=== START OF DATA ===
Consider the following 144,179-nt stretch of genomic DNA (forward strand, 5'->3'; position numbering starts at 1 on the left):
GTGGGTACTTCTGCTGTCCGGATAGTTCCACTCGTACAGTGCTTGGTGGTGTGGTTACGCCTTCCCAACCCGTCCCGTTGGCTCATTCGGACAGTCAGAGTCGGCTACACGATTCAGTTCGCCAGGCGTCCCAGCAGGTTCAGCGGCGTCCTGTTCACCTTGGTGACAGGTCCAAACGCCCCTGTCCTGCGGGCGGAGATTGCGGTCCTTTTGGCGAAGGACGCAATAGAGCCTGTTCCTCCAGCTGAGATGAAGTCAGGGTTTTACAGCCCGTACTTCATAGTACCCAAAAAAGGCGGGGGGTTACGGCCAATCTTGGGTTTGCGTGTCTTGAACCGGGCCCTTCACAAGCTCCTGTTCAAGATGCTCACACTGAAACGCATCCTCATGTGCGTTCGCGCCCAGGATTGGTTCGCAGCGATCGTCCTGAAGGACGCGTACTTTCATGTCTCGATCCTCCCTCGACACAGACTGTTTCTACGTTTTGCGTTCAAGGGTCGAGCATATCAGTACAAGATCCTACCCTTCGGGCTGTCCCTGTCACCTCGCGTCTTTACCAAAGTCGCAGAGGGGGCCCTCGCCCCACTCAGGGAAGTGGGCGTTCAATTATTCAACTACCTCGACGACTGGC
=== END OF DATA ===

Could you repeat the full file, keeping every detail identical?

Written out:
Consider the following 144,179-nt stretch of genomic DNA (forward strand, 5'->3'; position numbering starts at 1 on the left):
GTGGGTACTTCTGCTGTCCGGATAGTTCCACTCGTACAGTGCTTGGTGGTGTGGTTACGCCTTCCCAACCCGTCCCGTTGGCTCATTCGGACAGTCAGAGTCGGCTACACGATTCAGTTCGCCAGGCGTCCCAGCAGGTTCAGCGGCGTCCTGTTCACCTTGGTGACAGGTCCAAACGCCCCTGTCCTGCGGGCGGAGATTGCGGTCCTTTTGGCGAAGGACGCAATAGAGCCTGTTCCTCCAGCTGAGATGAAGTCAGGGTTTTACAGCCCGTACTTCATAGTACCCAAAAAAGGCGGGGGGTTACGGCCAATCTTGGGTTTGCGTGTCTTGAACCGGGCCCTTCACAAGCTCCTGTTCAAGATGCTCACACTGAAACGCATCCTCATGTGCGTTCGCGCCCAGGATTGGTTCGCAGCGATCGTCCTGAAGGACGCGTACTTTCATGTCTCGATCCTCCCTCGACACAGACTGTTTCTACGTTTTGCGTTCAAGGGTCGAGCATATCAGTACAAGATCCTACCCTTCGGGCTGTCCCTGTCACCTCGCGTCTTTACCAAAGTCGCAGAGGGGGCCCTCGCCCCACTCAGGGAAGTGGGCGTTCAATTATTCAACTACCTCGACGACTGGC